Now we will discuss the RMD-based spend option.
First, what is RMD?
RMD refers to required minimum distributions, it is the amount that the US government requires you to withdraw annually from traditional IRAs and employer-sponsored retirement plans.
The RMD is calculated by dividing the year-end balance by a life expectancy factor listed in IRS publication 590.
What is the RMD-based spend strategy?
It borrows the RMD calculations by simply dividing your total year-end portfolio balance by the life expectancy factor listed for your age.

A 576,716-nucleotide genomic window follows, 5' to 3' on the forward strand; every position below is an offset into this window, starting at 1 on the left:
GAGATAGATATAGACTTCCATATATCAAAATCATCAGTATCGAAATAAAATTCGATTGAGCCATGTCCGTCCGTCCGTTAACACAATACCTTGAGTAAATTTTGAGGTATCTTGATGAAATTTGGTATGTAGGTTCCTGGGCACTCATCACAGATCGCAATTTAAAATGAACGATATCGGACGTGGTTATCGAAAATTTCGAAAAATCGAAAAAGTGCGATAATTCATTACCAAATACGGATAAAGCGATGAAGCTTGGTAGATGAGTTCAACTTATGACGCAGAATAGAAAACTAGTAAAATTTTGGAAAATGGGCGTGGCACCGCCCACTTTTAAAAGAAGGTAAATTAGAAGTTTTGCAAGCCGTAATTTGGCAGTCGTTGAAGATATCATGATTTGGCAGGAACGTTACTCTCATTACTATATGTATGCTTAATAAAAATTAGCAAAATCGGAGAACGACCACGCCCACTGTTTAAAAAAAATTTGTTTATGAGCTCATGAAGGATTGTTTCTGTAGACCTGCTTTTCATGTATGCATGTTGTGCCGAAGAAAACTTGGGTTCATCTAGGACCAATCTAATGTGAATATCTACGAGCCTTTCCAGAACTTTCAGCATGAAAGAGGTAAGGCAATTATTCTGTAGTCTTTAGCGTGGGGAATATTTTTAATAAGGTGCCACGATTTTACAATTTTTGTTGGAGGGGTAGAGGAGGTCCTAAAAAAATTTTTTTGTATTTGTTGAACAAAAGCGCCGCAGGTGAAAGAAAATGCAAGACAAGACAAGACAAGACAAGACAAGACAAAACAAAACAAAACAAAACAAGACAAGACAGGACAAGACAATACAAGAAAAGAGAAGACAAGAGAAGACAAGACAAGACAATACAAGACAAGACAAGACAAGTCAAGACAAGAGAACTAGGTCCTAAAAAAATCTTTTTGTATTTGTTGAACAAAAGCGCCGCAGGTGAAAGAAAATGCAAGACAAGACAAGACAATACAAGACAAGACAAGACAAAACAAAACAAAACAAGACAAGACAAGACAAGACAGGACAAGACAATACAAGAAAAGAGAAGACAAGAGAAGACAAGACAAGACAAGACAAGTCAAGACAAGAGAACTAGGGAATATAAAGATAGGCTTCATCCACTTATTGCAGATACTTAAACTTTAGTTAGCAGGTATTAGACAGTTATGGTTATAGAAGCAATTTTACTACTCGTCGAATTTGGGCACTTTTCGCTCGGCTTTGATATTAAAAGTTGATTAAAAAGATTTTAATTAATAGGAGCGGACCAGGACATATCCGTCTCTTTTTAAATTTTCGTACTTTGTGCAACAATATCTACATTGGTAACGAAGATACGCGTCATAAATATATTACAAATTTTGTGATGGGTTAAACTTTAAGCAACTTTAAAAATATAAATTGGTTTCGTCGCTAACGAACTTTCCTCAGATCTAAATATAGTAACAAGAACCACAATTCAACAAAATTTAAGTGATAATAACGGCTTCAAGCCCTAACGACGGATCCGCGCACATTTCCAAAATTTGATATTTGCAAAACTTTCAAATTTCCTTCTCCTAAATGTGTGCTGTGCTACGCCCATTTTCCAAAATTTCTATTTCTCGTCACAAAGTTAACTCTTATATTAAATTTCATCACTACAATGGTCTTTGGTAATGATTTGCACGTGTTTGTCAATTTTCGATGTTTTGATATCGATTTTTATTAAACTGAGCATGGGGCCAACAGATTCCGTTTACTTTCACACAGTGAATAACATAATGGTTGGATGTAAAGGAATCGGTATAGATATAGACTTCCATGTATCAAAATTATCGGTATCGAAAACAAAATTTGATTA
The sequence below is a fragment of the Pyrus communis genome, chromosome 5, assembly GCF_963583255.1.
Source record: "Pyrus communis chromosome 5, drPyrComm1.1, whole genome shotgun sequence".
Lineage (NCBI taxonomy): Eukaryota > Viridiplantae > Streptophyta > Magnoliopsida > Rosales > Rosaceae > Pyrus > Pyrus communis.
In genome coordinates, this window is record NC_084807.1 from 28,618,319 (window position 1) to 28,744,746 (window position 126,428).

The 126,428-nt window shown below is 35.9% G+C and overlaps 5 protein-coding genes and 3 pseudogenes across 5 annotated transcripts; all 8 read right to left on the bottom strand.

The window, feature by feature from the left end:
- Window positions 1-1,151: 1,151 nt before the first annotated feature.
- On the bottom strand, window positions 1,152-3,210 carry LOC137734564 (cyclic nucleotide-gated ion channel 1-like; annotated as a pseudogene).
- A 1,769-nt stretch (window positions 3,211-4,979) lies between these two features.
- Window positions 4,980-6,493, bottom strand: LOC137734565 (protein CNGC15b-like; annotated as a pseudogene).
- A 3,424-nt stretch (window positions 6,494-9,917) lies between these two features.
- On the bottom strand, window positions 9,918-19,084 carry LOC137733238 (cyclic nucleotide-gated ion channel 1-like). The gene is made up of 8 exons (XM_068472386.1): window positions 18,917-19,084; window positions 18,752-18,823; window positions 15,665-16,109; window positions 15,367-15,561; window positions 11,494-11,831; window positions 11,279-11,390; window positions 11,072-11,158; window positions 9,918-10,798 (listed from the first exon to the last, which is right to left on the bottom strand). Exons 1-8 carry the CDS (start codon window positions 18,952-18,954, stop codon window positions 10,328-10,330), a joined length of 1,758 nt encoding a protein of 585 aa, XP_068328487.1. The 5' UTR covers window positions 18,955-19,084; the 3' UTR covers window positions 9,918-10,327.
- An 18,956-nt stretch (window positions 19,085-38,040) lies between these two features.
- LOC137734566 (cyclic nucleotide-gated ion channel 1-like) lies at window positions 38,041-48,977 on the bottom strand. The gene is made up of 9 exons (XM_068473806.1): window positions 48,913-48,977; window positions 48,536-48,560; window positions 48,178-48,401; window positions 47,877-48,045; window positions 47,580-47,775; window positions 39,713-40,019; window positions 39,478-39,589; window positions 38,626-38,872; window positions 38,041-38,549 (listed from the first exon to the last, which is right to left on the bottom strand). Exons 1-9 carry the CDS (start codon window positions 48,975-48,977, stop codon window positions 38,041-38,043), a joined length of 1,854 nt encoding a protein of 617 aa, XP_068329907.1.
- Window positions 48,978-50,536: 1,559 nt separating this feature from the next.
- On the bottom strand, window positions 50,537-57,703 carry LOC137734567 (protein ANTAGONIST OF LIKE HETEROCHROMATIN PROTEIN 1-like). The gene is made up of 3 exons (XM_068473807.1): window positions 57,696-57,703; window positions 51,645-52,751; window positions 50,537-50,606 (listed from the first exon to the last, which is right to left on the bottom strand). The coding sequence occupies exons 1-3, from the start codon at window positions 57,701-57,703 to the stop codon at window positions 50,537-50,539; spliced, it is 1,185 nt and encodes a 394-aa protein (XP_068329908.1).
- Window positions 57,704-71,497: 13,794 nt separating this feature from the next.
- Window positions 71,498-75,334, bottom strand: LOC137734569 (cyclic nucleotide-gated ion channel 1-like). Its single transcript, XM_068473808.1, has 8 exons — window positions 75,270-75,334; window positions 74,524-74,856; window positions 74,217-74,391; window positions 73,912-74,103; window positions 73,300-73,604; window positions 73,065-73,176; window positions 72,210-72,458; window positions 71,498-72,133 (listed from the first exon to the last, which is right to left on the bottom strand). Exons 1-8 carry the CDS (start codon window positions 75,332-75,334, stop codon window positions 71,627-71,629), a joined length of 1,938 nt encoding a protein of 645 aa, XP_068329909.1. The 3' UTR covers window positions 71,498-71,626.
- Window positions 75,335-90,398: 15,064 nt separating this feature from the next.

Some academic studies have shown that the RMD strategy outperformed the spend the interest & dividend and the 4% rule, given a typical retiree's asset allocation. It is responsive to investment returns, and the withdrawal percentages increases with age, allowing retirees to use more of the portfolio as the life expectancy decreases.
Drawback of the RMD-spend strategy
It may result in withdrawal rates too low, particularly in early retirement time, so you might spend less you should during that time.
Also, no rule fits all. A 2010 Vanguard study found that combining
a) an immediate inflation-adjusted annuity with
b) an RMD approach
produced stable cash flows that grew at a faster rate than those of other rules of thumb.